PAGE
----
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Newly Published: Uncovering Stranger Things

New on our bookshelf today:

Uncovering Stranger Things: Essays on Eighties Nostalgia, Cynicism and Innocence in the Series
Edited by Kevin J. Wetmore, Jr.

The Duffer Brothers’ award-winning Stranger Things exploded onto the pop culture scene in 2016. The Netflix original series revels in a nostalgic view of 1980s America while darkly portraying the cynical aspects of the period. This collection of 23 new essays explores how the show reduces, reuses and recycles ’80s pop culture—from the films of Spielberg, Carpenter and Hughes to punk and synthwave music to Dungeons & Dragons—and how it shapes our understanding of the decade through distorted memory. Contributors discuss gender and sexual orientation; the politics, psychology and educational policies of the day; and how the ultimate upper-class teen idol of the Reagan era became Stranger Things‘ middle-aged blue-collar heroine.

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Newly Published: Women in STEM on Television

New on our bookshelf today:

Women in STEM on Television: Critical Essays
Edited by Ashley Lynn Carlson

Women remain woefully underrepresented in science, technology, engineering and math (STEM). Negative stereotypes about women in these fields are pervasive, rooted in the debunked claim that women have less aptitude than men in science and math. While some TV series present portrayals that challenge this stereotype, others reinforce troubling biases—sometimes even as writers and producers attempt to champion women in STEM.

This collection of new essays examines numerous popular series, from children’s programs to primetime shows, and discusses the ways in which these narratives inform cultural ideas about women in STEM.

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Newly Published: Perilous Escapades

New on our bookshelf today:

Perilous Escapades: Dimensions of Popular Adventure Fiction
Gary Hoppenstand

Adventure fiction is one of the easiest narrative forms to recognize but one of the hardest to define because of its overlap with many other genres. This collection of essays attempts to characterize adventure fiction through the exploration of key elements—such as larger-than-life characters and imperialistic ideas—in the genre’s 19th- and 20th-century British and American works like The Scarlet Pimpernel by Orczy and Captain Blood by Sabatini. The author explores the cultural and literary impact of such works, presenting forgotten classics in a new light.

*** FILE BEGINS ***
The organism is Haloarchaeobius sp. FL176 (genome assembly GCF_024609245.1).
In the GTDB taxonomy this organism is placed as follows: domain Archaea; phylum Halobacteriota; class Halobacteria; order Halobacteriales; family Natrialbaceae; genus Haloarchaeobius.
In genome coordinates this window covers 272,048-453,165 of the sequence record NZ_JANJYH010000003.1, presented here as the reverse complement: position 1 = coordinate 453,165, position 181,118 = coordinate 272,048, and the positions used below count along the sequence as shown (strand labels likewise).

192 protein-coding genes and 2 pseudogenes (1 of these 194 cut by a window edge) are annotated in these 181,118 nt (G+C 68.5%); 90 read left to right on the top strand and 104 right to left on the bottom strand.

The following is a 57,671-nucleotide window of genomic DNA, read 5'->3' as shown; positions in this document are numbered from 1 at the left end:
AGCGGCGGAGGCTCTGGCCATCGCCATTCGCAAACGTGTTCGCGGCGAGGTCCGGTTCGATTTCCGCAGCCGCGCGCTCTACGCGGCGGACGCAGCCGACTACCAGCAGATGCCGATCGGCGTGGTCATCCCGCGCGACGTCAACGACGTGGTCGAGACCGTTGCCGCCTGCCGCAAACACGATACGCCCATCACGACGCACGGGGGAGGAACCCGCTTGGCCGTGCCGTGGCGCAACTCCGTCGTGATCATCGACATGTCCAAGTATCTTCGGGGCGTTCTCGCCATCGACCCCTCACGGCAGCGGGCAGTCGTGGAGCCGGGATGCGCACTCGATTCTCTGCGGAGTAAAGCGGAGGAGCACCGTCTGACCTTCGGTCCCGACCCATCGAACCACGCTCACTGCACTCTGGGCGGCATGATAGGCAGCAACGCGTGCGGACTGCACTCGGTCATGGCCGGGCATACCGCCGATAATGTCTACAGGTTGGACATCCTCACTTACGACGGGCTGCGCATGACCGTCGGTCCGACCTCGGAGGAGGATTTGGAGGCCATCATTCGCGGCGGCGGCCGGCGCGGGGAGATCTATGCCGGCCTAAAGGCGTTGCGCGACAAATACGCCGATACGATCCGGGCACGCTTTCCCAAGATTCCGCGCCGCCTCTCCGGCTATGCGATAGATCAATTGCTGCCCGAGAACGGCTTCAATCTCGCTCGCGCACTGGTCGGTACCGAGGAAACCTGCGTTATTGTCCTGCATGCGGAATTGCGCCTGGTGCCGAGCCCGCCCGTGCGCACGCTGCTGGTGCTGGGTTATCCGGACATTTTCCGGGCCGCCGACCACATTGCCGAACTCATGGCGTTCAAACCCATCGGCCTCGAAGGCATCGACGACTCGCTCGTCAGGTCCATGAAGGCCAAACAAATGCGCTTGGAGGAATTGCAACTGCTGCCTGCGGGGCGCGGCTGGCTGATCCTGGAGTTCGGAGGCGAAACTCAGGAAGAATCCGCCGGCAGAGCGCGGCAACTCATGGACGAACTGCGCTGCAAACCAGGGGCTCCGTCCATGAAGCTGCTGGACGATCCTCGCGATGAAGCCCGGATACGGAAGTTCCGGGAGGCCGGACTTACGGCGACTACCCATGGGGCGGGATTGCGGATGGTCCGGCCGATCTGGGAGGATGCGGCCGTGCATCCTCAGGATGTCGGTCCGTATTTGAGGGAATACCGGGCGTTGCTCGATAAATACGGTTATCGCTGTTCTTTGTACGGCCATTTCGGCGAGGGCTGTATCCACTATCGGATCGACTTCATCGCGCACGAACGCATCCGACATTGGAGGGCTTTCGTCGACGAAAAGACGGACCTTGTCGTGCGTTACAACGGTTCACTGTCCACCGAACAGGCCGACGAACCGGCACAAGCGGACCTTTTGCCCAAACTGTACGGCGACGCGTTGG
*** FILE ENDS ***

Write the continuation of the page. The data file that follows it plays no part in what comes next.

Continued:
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Weekly Deal: Cannabis Studies

This week, get 20% off books about cannabis studies with the coupon code CBD!

Cannabis Extracts in Medicine: The Promise of Benefits in Seizure Disorders, Cancer and Other Conditions

Cannabis in Medical Practice: A Legal, Historical and Pharmacological Overview of the Therapeutic Use of Marijuana

My Most-Wanted Marijuana Mom: Growing Up in a Smuggling Family

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Newly Published: Girls on Fire

New on our bookshelf today:

Girls on Fire: Transformative Heroines in Young Adult Dystopian Literature
Sarah Hentges

Under the threat of climate change, corruption, inequality and injustice, Americans may feel they are living in a dystopian novel come to life. Like many American narratives, dystopian stories often focus on males as the agents of social change.

With a focus on the intersections of race, gender, class, sexuality and power, the author analyzes the themes, issues and characters in young adult (YA) dystopian fiction featuring female protagonists—the Girls on Fire who inspire progressive transformation for the future.

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Newly Published: Death of an Altar Boy

New on our bookshelf today:

Death of an Altar Boy: The Unsolved Murder of Danny Croteau and the Culture of Abuse in the Catholic Church
E.J. Fleming

The tragic death of 13-year-old Danny Croteau in 1972 faded from headlines and memories for 20 years until the Boston abuse scandal—a string of assaults taking place within the Catholic Church—exploded in the early 2000s. Despite numerous indications, including 40 claims of sexual misconduct with minors, pointing to him as Croteau’s killer, Reverend Richard R. Lavigne remains “innocent.”

Drawing on more than 10,000 pages of police and court findings and interviews with Danny’s friends and family, fellow abuse victims, and church officials, the author uncovers the truth—church complicity in the cover up and masking of priests involvement in a ring of abusive clergy—behind Croteau’s death and those who had a hand in it.

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Newly Published: The State of American Hot Rodding